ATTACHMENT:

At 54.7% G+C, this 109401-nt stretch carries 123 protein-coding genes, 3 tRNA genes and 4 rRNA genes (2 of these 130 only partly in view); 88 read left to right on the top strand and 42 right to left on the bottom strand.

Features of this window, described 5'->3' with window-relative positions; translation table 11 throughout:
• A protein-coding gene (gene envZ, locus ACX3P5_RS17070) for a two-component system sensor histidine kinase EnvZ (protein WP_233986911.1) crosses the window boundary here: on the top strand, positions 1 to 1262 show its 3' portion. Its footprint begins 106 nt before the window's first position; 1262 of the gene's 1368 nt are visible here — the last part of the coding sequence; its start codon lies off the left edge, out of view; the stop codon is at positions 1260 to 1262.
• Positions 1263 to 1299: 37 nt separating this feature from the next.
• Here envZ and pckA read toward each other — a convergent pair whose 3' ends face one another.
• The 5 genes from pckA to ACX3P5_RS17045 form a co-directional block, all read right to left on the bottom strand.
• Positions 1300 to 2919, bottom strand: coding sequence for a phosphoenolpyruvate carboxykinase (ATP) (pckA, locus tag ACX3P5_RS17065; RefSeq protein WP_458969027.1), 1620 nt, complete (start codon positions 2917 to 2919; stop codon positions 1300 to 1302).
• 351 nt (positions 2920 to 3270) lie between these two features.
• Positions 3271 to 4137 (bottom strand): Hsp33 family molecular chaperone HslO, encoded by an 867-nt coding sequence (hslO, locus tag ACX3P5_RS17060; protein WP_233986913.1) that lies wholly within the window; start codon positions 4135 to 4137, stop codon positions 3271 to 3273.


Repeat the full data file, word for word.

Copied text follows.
At 54.7% G+C, this 109401-nt stretch carries 123 protein-coding genes, 3 tRNA genes and 4 rRNA genes (2 of these 130 only partly in view); 88 read left to right on the top strand and 42 right to left on the bottom strand.

Features of this window, described 5'->3' with window-relative positions; translation table 11 throughout:
• A protein-coding gene (gene envZ, locus ACX3P5_RS17070) for a two-component system sensor histidine kinase EnvZ (protein WP_233986911.1) crosses the window boundary here: on the top strand, positions 1 to 1262 show its 3' portion. Its footprint begins 106 nt before the window's first position; 1262 of the gene's 1368 nt are visible here — the last part of the coding sequence; its start codon lies off the left edge, out of view; the stop codon is at positions 1260 to 1262.
• Positions 1263 to 1299: 37 nt separating this feature from the next.
• Here envZ and pckA read toward each other — a convergent pair whose 3' ends face one another.
• The 5 genes from pckA to ACX3P5_RS17045 form a co-directional block, all read right to left on the bottom strand.
• Positions 1300 to 2919, bottom strand: coding sequence for a phosphoenolpyruvate carboxykinase (ATP) (pckA, locus tag ACX3P5_RS17065; RefSeq protein WP_458969027.1), 1620 nt, complete (start codon positions 2917 to 2919; stop codon positions 1300 to 1302).
• 351 nt (positions 2920 to 3270) lie between these two features.
• Positions 3271 to 4137 (bottom strand): Hsp33 family molecular chaperone HslO, encoded by an 867-nt coding sequence (hslO, locus tag ACX3P5_RS17060; protein WP_233986913.1) that lies wholly within the window; start codon positions 4135 to 4137, stop codon positions 3271 to 3273.